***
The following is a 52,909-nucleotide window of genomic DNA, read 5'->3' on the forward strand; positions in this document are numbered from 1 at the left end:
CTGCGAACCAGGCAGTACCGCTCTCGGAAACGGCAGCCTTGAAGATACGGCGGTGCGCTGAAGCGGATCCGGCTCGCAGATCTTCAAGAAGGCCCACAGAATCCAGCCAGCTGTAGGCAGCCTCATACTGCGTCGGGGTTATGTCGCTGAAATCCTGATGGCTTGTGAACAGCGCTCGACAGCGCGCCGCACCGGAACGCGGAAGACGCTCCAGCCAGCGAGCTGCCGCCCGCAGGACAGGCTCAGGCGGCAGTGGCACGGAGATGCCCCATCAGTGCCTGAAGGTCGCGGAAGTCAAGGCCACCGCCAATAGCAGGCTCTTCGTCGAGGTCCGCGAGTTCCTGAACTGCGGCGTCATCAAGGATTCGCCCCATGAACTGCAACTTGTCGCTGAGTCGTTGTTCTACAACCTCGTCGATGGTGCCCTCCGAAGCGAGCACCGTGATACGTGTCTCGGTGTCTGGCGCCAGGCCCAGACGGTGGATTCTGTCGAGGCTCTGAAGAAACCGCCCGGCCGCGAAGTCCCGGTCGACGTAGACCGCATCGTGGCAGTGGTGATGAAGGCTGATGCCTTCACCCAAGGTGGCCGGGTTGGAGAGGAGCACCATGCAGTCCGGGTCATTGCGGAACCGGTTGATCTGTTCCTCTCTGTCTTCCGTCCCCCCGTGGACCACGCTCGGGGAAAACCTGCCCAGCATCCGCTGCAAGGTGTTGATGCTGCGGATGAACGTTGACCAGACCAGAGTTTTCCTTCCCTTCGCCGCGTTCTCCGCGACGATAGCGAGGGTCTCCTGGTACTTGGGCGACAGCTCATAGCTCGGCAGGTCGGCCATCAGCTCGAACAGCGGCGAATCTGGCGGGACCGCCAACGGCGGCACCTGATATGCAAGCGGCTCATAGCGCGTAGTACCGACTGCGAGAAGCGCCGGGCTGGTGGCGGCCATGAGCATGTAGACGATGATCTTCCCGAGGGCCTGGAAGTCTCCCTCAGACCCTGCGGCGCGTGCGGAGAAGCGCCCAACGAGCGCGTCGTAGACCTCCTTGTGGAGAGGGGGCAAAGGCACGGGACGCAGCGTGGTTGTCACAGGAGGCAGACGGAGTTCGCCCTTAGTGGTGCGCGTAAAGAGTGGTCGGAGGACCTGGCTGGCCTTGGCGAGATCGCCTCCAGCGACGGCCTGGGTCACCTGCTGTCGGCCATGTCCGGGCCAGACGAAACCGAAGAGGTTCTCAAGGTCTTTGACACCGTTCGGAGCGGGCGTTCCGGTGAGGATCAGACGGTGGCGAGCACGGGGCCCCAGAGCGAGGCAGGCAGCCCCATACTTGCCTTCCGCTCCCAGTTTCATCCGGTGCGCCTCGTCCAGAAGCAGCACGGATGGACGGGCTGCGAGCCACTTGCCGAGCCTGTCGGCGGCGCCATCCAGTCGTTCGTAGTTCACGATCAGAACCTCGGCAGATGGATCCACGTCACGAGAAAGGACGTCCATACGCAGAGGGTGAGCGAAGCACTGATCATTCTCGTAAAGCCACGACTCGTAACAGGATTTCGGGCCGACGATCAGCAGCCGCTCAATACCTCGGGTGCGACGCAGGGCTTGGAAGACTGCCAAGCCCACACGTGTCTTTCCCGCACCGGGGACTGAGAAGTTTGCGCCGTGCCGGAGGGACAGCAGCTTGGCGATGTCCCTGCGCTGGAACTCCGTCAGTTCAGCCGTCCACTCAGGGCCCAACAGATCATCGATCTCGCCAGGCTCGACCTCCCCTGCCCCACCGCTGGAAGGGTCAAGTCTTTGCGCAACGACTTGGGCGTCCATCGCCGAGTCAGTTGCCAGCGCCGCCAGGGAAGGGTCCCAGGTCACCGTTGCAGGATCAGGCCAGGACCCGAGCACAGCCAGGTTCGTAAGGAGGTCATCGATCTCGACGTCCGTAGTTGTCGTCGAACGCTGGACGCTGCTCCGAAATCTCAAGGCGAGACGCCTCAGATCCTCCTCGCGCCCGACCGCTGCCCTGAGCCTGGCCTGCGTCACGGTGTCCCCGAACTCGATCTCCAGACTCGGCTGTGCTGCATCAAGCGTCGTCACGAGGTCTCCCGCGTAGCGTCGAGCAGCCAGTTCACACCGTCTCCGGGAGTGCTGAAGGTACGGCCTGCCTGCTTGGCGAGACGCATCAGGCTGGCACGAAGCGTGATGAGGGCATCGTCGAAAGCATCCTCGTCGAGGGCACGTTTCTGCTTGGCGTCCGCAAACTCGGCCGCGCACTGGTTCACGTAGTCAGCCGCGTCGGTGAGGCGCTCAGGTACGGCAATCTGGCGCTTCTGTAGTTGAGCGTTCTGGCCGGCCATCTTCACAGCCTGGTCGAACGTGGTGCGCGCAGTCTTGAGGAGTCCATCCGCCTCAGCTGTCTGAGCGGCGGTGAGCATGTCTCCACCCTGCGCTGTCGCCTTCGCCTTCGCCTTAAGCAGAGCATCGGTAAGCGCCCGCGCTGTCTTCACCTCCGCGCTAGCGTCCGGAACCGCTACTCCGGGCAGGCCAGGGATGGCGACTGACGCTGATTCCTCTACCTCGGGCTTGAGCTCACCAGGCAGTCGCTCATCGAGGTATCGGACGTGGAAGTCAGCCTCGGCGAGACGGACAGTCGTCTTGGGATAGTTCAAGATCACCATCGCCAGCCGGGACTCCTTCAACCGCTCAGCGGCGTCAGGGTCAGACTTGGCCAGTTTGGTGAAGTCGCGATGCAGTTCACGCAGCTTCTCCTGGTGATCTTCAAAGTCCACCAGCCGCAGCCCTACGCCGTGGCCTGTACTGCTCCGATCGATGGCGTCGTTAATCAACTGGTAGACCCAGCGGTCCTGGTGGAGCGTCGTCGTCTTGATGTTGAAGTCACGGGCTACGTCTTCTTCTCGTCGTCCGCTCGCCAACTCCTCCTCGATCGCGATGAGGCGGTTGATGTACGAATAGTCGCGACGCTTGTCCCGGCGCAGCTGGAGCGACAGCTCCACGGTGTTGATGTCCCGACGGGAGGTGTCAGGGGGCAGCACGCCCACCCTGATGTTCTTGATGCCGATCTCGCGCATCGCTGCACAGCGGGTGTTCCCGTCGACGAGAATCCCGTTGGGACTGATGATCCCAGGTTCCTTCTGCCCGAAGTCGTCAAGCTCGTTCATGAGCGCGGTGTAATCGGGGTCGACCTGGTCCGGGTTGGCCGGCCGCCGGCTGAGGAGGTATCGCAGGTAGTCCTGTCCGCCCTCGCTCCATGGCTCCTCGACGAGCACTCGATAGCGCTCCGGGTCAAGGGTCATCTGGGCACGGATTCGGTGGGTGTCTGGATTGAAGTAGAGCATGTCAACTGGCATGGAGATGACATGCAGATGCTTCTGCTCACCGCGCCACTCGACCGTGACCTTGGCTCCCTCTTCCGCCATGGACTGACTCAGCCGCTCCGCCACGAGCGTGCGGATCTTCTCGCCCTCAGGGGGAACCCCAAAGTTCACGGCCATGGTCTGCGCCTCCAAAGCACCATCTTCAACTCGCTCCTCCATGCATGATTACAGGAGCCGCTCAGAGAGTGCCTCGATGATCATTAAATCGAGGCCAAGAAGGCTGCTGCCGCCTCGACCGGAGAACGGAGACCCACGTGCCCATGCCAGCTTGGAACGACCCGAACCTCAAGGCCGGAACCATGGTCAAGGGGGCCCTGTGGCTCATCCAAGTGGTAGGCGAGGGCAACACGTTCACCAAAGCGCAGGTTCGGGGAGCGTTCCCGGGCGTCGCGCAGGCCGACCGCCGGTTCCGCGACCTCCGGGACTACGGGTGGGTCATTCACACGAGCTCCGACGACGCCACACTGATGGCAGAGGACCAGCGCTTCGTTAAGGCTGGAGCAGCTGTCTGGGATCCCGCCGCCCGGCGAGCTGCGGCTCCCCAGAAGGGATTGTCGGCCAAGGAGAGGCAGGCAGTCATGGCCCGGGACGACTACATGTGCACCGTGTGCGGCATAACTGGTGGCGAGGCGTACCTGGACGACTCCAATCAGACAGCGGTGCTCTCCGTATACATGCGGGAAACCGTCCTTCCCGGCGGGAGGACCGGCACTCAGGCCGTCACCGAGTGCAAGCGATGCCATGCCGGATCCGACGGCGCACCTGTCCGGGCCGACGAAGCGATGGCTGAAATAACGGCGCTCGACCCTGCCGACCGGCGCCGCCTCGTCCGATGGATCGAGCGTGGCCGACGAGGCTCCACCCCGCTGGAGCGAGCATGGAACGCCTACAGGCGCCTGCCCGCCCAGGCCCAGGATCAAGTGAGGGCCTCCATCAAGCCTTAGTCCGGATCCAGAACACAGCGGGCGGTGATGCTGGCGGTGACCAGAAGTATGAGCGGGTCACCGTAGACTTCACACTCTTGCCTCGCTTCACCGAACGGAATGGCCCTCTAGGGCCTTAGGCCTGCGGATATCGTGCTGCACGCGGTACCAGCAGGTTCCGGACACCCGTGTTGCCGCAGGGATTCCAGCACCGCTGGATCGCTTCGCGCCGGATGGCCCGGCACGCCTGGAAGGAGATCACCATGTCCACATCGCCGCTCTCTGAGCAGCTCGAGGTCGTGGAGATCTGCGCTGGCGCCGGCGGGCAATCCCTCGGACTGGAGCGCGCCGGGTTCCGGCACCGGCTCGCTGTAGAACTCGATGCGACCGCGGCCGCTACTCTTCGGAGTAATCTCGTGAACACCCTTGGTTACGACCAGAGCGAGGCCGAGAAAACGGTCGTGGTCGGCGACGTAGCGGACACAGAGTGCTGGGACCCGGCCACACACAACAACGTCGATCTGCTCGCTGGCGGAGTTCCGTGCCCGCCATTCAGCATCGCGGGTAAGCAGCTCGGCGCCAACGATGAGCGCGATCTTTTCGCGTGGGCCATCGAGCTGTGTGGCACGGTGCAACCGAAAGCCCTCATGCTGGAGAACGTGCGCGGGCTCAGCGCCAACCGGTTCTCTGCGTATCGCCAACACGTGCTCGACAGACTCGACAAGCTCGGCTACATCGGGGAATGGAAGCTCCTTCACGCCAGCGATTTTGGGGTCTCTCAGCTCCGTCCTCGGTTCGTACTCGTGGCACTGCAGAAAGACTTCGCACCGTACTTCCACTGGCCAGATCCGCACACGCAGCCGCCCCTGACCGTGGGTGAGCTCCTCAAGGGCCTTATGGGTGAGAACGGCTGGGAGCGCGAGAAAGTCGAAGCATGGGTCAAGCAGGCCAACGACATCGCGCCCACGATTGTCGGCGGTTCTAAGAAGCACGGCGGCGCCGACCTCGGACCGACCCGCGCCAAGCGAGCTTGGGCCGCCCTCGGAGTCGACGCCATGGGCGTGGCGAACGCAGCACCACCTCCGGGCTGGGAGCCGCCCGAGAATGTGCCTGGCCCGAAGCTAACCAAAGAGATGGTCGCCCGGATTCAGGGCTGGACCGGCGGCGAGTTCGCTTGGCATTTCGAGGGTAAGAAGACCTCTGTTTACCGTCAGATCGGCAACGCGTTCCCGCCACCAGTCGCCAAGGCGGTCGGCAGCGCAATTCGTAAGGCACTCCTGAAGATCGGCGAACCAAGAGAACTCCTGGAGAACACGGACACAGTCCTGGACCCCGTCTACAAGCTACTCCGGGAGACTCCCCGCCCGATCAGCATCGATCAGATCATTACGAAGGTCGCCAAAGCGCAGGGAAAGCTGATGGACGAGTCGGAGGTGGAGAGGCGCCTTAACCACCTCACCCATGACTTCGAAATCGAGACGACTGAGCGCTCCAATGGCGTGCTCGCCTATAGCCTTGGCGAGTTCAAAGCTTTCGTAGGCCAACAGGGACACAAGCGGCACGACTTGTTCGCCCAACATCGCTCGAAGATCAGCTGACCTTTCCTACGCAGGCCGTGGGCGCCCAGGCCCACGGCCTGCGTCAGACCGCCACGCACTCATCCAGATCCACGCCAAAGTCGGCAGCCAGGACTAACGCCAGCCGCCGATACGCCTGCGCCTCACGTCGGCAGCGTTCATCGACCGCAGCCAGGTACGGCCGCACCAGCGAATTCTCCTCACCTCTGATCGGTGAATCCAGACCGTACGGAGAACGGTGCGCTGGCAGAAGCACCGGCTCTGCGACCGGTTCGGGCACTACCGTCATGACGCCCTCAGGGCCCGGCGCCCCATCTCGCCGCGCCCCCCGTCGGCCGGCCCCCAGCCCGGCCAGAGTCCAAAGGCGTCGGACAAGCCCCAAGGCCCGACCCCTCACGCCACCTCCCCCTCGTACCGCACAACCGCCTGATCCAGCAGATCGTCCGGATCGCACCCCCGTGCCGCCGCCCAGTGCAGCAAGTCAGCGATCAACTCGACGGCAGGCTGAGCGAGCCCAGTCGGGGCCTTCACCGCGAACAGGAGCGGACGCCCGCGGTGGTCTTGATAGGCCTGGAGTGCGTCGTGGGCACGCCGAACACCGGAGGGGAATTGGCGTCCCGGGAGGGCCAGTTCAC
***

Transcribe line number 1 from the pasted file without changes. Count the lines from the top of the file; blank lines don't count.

The following is a 52,909-nucleotide window of genomic DNA, read 5'->3' on the forward strand; positions in this document are numbered from 1 at the left end: